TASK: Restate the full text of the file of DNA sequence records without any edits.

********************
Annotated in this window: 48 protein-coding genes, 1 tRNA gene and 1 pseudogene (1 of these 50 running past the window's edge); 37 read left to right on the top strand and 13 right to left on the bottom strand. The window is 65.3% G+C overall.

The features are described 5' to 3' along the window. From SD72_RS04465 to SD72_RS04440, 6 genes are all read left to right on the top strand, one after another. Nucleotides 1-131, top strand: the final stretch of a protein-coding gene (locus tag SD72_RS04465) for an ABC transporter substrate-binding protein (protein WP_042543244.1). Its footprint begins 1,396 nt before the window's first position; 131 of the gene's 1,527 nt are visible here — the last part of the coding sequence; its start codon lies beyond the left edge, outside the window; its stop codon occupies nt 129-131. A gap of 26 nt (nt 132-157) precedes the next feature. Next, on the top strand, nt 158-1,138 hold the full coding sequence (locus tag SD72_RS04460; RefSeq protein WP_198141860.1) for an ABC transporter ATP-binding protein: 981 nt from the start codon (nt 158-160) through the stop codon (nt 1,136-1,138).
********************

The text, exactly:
Annotated in this window: 48 protein-coding genes, 1 tRNA gene and 1 pseudogene (1 of these 50 running past the window's edge); 37 read left to right on the top strand and 13 right to left on the bottom strand. The window is 65.3% G+C overall.

The features are described 5' to 3' along the window. From SD72_RS04465 to SD72_RS04440, 6 genes are all read left to right on the top strand, one after another. Nucleotides 1-131, top strand: the final stretch of a protein-coding gene (locus tag SD72_RS04465) for an ABC transporter substrate-binding protein (protein WP_042543244.1). Its footprint begins 1,396 nt before the window's first position; 131 of the gene's 1,527 nt are visible here — the last part of the coding sequence; its start codon lies beyond the left edge, outside the window; its stop codon occupies nt 129-131. A gap of 26 nt (nt 132-157) precedes the next feature. Next, on the top strand, nt 158-1,138 hold the full coding sequence (locus tag SD72_RS04460; RefSeq protein WP_198141860.1) for an ABC transporter ATP-binding protein: 981 nt from the start codon (nt 158-160) through the stop codon (nt 1,136-1,138).